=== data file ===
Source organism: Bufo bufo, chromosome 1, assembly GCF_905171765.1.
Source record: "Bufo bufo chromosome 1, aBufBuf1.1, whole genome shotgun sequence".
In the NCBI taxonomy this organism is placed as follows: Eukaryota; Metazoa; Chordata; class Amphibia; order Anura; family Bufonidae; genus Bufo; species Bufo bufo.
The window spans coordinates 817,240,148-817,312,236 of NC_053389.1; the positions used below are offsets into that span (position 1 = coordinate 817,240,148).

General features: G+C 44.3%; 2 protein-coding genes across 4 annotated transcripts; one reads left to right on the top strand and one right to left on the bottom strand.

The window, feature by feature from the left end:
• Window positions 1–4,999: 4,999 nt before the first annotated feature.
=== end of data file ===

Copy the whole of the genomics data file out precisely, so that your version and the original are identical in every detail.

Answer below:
Source organism: Bufo bufo, chromosome 1, assembly GCF_905171765.1.
Source record: "Bufo bufo chromosome 1, aBufBuf1.1, whole genome shotgun sequence".
In the NCBI taxonomy this organism is placed as follows: Eukaryota; Metazoa; Chordata; class Amphibia; order Anura; family Bufonidae; genus Bufo; species Bufo bufo.
The window spans coordinates 817,240,148-817,312,236 of NC_053389.1; the positions used below are offsets into that span (position 1 = coordinate 817,240,148).

General features: G+C 44.3%; 2 protein-coding genes across 4 annotated transcripts; one reads left to right on the top strand and one right to left on the bottom strand.

The window, feature by feature from the left end:
• Window positions 1–4,999: 4,999 nt before the first annotated feature.